Mumbai has seen four-fold increase in parking since 2006

  • Snehal Rebello, Hindustan Times, Mumbai
  • Updated: Apr 06, 2015 20:17 IST

There has been a four-fold increase in parking on Mumbai roads since 2006, but only 4% of it is under pay-and-park facilities provided by the civic body, a study has revealed.

The study, conducted by the Mumbai Environmental Social Network (MESN), which undertook a parking inventory in 2013 on four major arteries, found a 110% increase in parking since 2006, when a similar study was conducted by the firm Lea Associates on the same roads.

The most significant jump in parking was on VN Purav Marg (also known as the Sion-Trombay Road), which saw a 206% jump in parking since 2006. The LBS Marg ranked second, which saw a rise of 92% in parking. With the growth rate of private vehicles at nine percent every year and 12% to 35% of road space occupied by parked cars, the study shows an estimated 26 lakh vehicles (cars and two-wheelers) are likely to be added to the city’s roads in 2016.

Transport experts pointed out that it’s time parking gets regulated in Mumbai. “One-third of the city’s vehicles are parked on the roads at all times. This makes it a serious issue,” said Ashok Datar, chairman and founder, MESN. “As more towers with high FSI come up, the impact of increased trips by cars and two-wheelers will be felt more.”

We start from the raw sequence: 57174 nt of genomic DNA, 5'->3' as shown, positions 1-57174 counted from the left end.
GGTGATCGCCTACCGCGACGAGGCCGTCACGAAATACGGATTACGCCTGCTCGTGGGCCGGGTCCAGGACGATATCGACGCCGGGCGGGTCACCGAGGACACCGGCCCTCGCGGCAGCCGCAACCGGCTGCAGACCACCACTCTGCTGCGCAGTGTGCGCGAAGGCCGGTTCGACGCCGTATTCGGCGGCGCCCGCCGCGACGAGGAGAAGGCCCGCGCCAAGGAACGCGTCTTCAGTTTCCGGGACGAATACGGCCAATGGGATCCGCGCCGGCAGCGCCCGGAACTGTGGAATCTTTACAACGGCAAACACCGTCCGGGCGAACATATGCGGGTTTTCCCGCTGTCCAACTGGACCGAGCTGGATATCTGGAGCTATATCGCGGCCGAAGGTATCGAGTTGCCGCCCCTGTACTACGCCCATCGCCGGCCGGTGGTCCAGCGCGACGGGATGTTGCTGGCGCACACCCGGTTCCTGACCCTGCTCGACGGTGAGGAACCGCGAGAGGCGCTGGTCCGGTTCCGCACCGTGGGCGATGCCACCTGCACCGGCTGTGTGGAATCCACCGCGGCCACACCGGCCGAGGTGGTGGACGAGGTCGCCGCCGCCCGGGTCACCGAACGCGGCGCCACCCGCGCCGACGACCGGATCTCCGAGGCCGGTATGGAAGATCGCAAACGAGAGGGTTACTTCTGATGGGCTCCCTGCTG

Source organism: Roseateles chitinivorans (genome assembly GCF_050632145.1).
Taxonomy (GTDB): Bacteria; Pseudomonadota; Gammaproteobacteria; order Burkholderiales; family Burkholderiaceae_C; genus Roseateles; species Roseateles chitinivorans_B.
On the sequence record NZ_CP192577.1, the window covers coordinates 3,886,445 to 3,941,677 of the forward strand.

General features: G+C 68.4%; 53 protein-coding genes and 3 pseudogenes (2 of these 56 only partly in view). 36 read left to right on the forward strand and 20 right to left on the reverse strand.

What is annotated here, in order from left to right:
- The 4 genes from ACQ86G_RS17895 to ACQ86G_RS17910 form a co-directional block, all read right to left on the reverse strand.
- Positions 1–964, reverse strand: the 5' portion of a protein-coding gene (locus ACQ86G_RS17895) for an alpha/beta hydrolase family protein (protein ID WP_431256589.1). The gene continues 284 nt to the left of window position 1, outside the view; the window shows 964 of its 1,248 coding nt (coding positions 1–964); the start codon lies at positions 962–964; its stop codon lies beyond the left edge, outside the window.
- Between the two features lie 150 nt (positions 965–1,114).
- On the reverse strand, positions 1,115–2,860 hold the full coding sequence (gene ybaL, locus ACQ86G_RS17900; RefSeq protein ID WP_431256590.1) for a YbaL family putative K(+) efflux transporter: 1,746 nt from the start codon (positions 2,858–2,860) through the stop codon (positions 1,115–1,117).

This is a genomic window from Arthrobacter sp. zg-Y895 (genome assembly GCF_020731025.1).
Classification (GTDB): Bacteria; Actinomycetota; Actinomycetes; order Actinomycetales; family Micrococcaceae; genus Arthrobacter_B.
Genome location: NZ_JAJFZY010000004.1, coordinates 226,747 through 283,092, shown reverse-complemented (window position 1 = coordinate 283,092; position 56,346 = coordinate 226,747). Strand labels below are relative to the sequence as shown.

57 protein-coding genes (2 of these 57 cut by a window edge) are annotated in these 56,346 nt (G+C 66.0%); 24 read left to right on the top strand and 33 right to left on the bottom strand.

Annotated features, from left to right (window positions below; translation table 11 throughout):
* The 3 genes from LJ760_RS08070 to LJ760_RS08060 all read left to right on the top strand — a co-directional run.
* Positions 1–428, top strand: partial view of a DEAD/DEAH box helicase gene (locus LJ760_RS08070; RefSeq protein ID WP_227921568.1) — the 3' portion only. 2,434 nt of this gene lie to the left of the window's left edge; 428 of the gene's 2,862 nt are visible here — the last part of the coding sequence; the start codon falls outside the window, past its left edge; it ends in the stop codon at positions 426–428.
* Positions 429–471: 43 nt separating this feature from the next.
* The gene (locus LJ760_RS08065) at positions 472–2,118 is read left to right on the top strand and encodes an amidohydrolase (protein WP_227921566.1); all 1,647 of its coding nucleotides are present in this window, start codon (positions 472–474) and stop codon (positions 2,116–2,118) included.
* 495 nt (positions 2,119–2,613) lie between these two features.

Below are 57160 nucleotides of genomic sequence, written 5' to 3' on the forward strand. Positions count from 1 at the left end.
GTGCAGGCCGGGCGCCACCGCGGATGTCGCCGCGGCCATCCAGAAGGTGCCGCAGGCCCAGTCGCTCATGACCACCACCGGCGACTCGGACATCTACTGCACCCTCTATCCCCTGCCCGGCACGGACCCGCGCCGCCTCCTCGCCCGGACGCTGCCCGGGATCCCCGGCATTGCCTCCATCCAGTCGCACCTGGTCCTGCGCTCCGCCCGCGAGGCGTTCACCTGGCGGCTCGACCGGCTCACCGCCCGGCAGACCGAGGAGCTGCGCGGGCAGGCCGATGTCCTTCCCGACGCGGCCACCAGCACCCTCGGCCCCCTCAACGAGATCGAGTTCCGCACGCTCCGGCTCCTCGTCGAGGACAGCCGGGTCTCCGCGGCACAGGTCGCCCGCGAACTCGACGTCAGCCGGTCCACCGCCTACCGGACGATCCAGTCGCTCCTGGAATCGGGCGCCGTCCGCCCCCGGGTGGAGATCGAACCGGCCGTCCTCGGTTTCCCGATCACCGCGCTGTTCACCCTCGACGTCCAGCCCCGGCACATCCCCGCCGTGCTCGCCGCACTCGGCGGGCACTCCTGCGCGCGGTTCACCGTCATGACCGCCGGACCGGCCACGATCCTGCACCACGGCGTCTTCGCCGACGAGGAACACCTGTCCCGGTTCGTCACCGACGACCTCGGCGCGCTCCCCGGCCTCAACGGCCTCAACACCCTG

While paid parking was introduced in the early 1990s, a majority of it was restricted to south Mumbai. At present, the city has about 92 parking lots with 8,000 parking spaces for cars, in addition to 4,000 parking spaces for two-wheelers. The civic body has earned Rs12 crore between November 2012 and November 2013, by charging for parking.

“The world-over, the experience has been that parking infrastructure is never enough. The government needs to invest more in public transport,” said Rishi Aggarwal, member, Mumbai Transport Forum. Datar said, “Regulation of parking is substantially absent in all areas. There are a few pay-and-park sites under most flyovers operated by the MSRDC as well as some sites operated through the ward offices.”

Earlier this year, in a move to decongest the city’s roads, the civic body proposed a revised parking policy with a 300% hike in parking charges. The state government however stayed the policy following opposition from citizens groups.

The MESN study calls for a “robust” parking policy for the city where “at least half of all vehicles are parked in pay-and-park sites equipped with boxes and meters, boards and attendants and proper price structure in a range of a minimum of Rs 20 and a maximum of Rs 80 depending on the size of the car, location, and the time of day.

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